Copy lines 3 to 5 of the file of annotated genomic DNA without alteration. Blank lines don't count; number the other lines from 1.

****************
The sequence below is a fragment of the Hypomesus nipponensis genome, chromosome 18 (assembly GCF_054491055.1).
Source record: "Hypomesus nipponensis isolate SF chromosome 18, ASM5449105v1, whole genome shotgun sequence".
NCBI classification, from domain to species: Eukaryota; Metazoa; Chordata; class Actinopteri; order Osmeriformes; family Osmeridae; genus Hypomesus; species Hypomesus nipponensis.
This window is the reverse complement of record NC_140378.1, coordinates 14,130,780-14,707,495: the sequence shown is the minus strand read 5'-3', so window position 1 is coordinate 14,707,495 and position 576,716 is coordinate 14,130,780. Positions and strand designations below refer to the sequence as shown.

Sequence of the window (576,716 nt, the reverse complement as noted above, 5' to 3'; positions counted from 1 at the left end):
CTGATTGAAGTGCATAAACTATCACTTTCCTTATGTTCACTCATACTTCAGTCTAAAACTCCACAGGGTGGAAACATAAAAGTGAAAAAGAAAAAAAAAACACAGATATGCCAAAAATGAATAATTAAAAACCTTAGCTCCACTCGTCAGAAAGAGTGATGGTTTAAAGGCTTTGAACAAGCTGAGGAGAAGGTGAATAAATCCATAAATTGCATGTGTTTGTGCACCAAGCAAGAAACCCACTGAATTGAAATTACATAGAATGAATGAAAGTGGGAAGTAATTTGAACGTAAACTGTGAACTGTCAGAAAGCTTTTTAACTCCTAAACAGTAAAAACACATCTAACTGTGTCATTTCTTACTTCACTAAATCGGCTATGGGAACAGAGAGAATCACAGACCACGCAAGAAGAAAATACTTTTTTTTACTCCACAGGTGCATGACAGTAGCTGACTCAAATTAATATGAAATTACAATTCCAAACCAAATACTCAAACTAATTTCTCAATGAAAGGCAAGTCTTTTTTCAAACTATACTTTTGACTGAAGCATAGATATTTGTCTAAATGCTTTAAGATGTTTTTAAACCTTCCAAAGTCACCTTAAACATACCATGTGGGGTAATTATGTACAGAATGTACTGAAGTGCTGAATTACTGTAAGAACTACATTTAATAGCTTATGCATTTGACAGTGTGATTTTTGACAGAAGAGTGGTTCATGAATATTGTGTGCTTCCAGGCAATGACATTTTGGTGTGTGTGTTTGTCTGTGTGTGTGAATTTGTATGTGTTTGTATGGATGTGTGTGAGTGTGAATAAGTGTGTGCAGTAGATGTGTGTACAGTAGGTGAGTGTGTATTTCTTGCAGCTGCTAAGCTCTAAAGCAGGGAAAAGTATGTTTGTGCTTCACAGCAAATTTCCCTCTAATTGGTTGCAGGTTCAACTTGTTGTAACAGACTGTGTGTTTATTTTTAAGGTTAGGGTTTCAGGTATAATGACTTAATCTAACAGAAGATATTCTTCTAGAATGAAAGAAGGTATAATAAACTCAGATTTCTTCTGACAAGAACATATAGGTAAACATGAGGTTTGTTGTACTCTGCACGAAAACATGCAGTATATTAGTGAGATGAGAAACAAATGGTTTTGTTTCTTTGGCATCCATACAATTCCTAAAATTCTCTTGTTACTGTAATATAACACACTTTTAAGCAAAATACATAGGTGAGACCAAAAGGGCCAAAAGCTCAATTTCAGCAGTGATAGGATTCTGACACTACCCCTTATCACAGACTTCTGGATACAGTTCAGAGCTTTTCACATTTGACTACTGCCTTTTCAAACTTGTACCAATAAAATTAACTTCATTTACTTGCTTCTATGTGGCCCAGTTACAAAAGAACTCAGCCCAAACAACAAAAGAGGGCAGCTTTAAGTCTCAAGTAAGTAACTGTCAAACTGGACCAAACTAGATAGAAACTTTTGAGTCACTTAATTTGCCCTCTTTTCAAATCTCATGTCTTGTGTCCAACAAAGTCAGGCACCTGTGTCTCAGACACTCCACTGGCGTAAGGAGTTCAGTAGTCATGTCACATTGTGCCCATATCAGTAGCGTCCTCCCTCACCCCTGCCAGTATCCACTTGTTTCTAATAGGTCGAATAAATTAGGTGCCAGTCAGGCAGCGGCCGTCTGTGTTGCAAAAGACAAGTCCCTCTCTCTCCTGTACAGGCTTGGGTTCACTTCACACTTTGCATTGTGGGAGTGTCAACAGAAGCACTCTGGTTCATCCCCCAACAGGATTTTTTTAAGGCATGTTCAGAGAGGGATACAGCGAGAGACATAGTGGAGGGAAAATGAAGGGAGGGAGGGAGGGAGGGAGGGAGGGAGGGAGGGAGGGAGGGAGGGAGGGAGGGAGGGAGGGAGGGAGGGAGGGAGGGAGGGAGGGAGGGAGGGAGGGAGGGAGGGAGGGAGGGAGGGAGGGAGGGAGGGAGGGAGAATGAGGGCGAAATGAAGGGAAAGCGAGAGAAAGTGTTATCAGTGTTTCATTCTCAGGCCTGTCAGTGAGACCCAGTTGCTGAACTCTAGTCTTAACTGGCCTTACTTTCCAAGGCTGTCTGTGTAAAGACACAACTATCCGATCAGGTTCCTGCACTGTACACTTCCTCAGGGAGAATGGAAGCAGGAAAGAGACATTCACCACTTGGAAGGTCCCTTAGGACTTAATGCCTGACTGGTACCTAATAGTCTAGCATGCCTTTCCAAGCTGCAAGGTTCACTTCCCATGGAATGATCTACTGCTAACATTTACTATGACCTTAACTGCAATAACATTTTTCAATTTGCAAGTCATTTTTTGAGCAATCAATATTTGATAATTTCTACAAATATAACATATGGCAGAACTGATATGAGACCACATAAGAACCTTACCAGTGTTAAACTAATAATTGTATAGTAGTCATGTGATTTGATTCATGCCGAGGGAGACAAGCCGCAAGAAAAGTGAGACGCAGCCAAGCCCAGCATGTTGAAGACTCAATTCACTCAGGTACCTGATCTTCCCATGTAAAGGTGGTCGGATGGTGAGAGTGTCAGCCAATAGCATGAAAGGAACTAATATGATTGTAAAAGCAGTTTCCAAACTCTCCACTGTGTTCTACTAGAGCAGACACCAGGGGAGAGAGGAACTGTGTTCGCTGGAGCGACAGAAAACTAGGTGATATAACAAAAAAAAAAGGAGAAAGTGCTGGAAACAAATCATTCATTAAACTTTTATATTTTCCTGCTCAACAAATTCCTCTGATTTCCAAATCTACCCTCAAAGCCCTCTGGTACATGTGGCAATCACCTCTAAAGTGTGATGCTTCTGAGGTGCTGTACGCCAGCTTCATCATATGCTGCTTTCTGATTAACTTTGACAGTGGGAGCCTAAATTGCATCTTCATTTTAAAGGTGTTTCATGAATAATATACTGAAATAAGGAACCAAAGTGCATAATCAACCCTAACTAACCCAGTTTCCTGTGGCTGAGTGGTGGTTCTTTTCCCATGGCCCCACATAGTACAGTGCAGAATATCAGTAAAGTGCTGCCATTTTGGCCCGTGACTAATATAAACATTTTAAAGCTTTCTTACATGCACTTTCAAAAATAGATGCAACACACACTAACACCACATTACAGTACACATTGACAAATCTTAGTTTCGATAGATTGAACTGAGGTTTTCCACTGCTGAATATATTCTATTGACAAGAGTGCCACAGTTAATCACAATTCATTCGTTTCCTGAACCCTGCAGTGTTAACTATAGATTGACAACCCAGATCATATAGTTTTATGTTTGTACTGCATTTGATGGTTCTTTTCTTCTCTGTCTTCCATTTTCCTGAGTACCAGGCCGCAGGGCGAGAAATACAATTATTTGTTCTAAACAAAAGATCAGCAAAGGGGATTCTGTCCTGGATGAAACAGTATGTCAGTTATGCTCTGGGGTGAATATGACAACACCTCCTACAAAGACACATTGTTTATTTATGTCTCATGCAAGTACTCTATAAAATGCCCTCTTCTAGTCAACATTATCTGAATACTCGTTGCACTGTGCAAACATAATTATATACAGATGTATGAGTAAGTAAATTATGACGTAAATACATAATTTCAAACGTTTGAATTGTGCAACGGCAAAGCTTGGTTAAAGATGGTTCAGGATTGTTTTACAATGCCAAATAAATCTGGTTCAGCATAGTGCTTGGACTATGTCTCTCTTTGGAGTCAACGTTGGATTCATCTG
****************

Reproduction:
NCBI classification, from domain to species: Eukaryota; Metazoa; Chordata; class Actinopteri; order Osmeriformes; family Osmeridae; genus Hypomesus; species Hypomesus nipponensis.
This window is the reverse complement of record NC_140378.1, coordinates 14,130,780-14,707,495: the sequence shown is the minus strand read 5'-3', so window position 1 is coordinate 14,707,495 and position 576,716 is coordinate 14,130,780. Positions and strand designations below refer to the sequence as shown.

Sequence of the window (576,716 nt, the reverse complement as noted above, 5' to 3'; positions counted from 1 at the left end):